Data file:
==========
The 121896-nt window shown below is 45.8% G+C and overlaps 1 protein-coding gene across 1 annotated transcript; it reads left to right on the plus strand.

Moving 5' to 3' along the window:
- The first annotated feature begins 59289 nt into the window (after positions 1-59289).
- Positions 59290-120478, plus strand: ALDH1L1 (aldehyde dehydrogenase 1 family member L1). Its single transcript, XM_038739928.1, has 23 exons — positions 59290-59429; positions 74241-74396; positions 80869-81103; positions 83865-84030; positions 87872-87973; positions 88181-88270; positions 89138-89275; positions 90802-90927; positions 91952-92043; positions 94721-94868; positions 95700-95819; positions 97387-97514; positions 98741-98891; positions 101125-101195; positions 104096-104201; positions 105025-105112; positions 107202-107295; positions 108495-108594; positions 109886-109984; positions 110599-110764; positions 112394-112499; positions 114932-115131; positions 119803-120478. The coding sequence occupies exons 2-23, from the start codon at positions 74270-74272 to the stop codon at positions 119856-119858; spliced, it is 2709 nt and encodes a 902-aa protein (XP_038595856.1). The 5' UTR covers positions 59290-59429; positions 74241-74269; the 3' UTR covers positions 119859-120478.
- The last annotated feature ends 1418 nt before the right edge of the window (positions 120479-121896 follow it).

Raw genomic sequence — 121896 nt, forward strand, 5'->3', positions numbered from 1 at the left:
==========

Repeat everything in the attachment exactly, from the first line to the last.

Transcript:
The 121896-nt window shown below is 45.8% G+C and overlaps 1 protein-coding gene across 1 annotated transcript; it reads left to right on the plus strand.

Moving 5' to 3' along the window:
- The first annotated feature begins 59289 nt into the window (after positions 1-59289).
- Positions 59290-120478, plus strand: ALDH1L1 (aldehyde dehydrogenase 1 family member L1). Its single transcript, XM_038739928.1, has 23 exons — positions 59290-59429; positions 74241-74396; positions 80869-81103; positions 83865-84030; positions 87872-87973; positions 88181-88270; positions 89138-89275; positions 90802-90927; positions 91952-92043; positions 94721-94868; positions 95700-95819; positions 97387-97514; positions 98741-98891; positions 101125-101195; positions 104096-104201; positions 105025-105112; positions 107202-107295; positions 108495-108594; positions 109886-109984; positions 110599-110764; positions 112394-112499; positions 114932-115131; positions 119803-120478. The coding sequence occupies exons 2-23, from the start codon at positions 74270-74272 to the stop codon at positions 119856-119858; spliced, it is 2709 nt and encodes a 902-aa protein (XP_038595856.1). The 5' UTR covers positions 59290-59429; positions 74241-74269; the 3' UTR covers positions 119859-120478.
- The last annotated feature ends 1418 nt before the right edge of the window (positions 120479-121896 follow it).

Raw genomic sequence — 121896 nt, forward strand, 5'->3', positions numbered from 1 at the left: